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Whitehorse Loonies Underwater Hockey
Whitehorse, Yukon.

Phone Ellen at (867)633-6956 or 333-8120 (pager) or
Larry at 633-4734, Cell (867)334-4990
Or you can e-mail me.

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Underwater hockey is a very fast moving game that quickly builds swimming and free diving abilities. Underwater hockey is open to both men and women, of all swimming abilities, is a lot of fun and a great stress relief.

It is played on the bottom of a swimming pool by two teams of six. Players wear fins, mask, snorkel, a protective glove and headgear. The stick is short, approximately 1 foot long, the puck is heavy, around 3 lb. and the goal is 3 meters (9’) long.

The rules are "non-contact" and players generally cover "zones" around the puck. Success (scoring) ultimately depends on teamwork, since no single person can hold their breath forever. Individual strength is less of an advantage than it is in many other sports. The water nullifies pure mass advantage and emphasizes clever use of torque. Often, women and smaller players appear to have a slight advantage over other players, so size is not an advantage in Underwater Hockey.

In competition, games are two 15 minute halves, and teams of 6 can have up to 4 substitutes on the deck who can enter play on the fly.


Every Wednesday evening, 9:00 - 10:00 pm at the new Whitehorse Lions Aquatic Centre . Please be on-deck at least 15 minutes early so we can be ready to go at 9:00.

Regular drop-in pool rates apply.

Brief Rules:

The rules of the game inhibit the use of brute force and allow small people to compete effectively and equally with larger people. Play is solely on the bottom of the pool so your effectiveness is also governed by how much time you spend on the bottom ... the air is, of course, on the top. In the game, exertion usually shortens bottom time to less than 30 seconds.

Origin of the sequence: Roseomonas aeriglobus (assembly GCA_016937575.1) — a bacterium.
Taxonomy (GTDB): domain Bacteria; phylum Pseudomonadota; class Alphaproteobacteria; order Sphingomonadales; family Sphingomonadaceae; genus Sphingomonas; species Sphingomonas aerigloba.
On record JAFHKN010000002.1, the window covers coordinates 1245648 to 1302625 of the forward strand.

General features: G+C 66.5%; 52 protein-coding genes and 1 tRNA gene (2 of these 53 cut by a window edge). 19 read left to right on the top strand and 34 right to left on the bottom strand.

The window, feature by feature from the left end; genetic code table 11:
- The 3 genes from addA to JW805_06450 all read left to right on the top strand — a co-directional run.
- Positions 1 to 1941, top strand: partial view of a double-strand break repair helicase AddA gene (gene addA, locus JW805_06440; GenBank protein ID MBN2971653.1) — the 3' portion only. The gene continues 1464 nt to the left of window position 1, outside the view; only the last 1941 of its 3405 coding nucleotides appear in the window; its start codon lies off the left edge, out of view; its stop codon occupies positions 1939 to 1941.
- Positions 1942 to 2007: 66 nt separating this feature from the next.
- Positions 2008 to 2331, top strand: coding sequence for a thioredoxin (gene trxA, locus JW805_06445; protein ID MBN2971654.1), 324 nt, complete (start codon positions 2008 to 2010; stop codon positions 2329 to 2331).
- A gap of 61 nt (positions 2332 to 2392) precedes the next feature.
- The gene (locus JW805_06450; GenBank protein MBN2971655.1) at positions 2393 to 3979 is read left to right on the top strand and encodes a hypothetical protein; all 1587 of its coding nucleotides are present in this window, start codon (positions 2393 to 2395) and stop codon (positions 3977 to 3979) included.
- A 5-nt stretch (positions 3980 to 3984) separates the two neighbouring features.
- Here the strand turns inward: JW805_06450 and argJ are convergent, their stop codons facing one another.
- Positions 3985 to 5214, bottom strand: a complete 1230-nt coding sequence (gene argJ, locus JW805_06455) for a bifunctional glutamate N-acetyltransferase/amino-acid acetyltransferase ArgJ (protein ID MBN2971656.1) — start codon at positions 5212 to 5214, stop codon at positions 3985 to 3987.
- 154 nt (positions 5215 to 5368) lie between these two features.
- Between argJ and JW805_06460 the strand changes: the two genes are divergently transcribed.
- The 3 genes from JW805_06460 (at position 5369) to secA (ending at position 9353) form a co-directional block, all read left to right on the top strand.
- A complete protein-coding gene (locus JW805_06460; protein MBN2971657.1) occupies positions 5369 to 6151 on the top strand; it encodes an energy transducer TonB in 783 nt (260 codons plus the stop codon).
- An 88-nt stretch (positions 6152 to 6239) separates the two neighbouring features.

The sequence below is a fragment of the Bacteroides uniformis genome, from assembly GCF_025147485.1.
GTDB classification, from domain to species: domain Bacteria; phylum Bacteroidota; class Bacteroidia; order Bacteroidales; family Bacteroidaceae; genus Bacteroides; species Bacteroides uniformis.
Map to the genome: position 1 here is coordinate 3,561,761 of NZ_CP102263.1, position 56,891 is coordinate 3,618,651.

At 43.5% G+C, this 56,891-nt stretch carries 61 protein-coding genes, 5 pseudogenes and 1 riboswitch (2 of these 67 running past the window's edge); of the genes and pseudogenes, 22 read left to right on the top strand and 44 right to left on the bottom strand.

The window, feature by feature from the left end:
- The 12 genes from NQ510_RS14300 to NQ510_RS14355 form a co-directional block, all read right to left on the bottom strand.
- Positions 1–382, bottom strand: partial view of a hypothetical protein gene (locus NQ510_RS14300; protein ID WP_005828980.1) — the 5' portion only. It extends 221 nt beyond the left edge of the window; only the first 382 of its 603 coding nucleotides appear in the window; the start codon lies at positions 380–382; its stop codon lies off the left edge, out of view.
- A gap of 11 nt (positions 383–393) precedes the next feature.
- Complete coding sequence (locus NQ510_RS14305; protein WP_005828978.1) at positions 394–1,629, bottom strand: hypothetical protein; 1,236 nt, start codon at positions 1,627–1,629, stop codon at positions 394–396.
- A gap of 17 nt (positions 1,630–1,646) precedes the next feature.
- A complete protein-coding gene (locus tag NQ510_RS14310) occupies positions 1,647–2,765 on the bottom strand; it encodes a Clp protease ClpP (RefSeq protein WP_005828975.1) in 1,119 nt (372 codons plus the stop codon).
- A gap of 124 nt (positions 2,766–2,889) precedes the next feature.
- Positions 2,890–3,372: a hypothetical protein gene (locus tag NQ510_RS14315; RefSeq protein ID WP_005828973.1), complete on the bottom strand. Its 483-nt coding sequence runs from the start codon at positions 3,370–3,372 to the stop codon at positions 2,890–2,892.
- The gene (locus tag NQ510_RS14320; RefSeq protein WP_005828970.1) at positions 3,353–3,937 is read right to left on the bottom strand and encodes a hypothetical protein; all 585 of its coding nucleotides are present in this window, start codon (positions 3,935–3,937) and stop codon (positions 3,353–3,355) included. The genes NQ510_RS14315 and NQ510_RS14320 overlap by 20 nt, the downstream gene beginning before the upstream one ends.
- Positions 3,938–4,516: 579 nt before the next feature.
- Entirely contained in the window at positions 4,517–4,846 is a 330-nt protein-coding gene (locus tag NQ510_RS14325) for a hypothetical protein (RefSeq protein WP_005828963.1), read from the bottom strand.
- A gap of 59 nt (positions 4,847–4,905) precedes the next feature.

The sport is defined as non-contact in the same way basketball is considered non-contact. The person in control of the puck can not be physically pushed but also may not charge into set opponents. Rules are simple - no body contact unless your stick is on the puck (i.e., no forechecking or moving screens), no touching the puck with anything but your stick, and no detaining or obstructing another player (even if you do have the puck) by pulling off their mask or fins or holding on to them.

Passing is very possible and is done by throwing the puck off your stick with a flick of your wrist. This is very difficult to learn without help, but can be used to sail the puck more than 10 feet across the bottom and up to 2 feet above it. This technique allows you to break the puck out of a tight spot and send it by your opponents.

This sport can be played at many levels from casual pick-up fun (our group) to serious competition. It can be an incredible work-out, and one that will specifically improve your free-diving skills, breathing and diving muscles. Underwater Hockey also provides an instant conversation starter at dull parties!

The only equipment required is a swimsuit (optional) :^), wooden stick, mask, snorkel, fins, protective hood and mouthpiece. We supply the
sticks, mouthpieces and hoods and have some spare masks and fins available as loaners. You supply the swim suit and energy. For a preview of the equipment, click here